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Energy saving

By Dave Elliott

A Department of Energy and Climate Change (DECC) report last year, Capturing the Full Electricity Efficiency Potential of the UK, identified a potential for cutting energy demand by 40% by 2030, 155 TWh in all, of which current policy is estimated to capture ~54 TWh (~35% of total potential). They focused on three key sectors, and in each case they looked at the 3 largest categories of abatement measures per sector, which together are estimated to deliver ~127 TWh of savings (~80% of total potential).

Residential: The top 3 measures’ saving potential is ~58 TWh: CFL lighting, appliances and better insulation, of which ~75% is expected to be captured by current planned policies (primarily Products Policy)

Services: The top 3 measures’ saving potential is~45 TWh: better insulation, lighting controls & HVAC, of which ~15% should be captured by current/planned policies

Industrial: The top 3 measures’ saving potential is ~24 TWh: pump, motor and boiler optimisation, of which ~5% is expected to be captured via current/planned policies

In 2020, the abatement potential is estimated at ~115 TWh of which ~60% should be captured by current policy.

Subsequently DECC produced a new energy efficiency strategy. It was couched in quite general terms. It outlines the existing energy saving programmes, including the Green Deal, and proposes some possible new developments and areas for study, aiming to ‘strengthen the evidence base.’ But there are no new major policy commitments.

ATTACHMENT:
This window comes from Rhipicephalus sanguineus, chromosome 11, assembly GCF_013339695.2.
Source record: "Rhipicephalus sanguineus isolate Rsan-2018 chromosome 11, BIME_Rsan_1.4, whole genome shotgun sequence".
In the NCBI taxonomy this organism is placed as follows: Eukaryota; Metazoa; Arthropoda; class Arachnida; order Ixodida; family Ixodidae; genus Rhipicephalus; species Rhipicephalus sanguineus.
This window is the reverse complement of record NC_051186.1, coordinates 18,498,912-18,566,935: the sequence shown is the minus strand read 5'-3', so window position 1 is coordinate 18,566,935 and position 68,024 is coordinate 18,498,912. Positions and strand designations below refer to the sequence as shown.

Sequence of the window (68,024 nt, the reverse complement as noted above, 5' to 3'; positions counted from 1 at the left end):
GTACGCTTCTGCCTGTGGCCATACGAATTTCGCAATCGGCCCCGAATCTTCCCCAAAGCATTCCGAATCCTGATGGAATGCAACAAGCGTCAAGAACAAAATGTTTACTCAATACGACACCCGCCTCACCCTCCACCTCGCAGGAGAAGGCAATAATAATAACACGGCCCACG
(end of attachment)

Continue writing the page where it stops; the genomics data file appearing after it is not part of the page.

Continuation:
There is no question that it is hard to be sure which areas of intervention are most cost effective, and that making effective savings in some areas is problematic- e.g. in solid wall housing. There is also the problem that once the easy and cheap savings have been made it costs more to make further savings- and commitment can falter. The DECC Strategy report warns that ‘The impact of current policies that reduce energy demand are assumed to taper off in impact after 2022, (the fourth carbon budget period) and by 2030 the share of energy efficiency policy impact falls to 31%.’

However, it does look at ways to do better. It suggests that larger savings could possible if projects were funded on the basis of a social discount rate i.e reflecting social and environmental criteria and well as conventional economic criteria. It estimates that ‘through socially cost-effective investment in energy efficiency we could be saving 196TWh in 2020, equivalent to 22 power stations’, with the potential after that being even greater.

The wider social criteria certainly come to the fore in the domestic sector- depending on how it is done. Consumer Focus says that investing money raised through carbon taxes in a major energy efficiency programme could cut household energy consumption by 5.4% by 2027 and overall carbon emissions by 1.1%, while creating 130,000 jobs and reducing fuel poverty.

However not everyone likes carbon taxes- they are a blunt instrument and hit the energy poor hardest, even if the resultant energy saving may also benefit them longer term. A report published by Green Alliance and WWF-UK, Creating a market for electricity savings: Paying for energy efficiency through the Energy Bill, argues for an energy efficiency Feed In Tariff to create a ‘market’ for ‘negawatts’ (saved energy) allowing new and existing companies to compete with each other to find innovative ways to help consumers across the economy save electricity.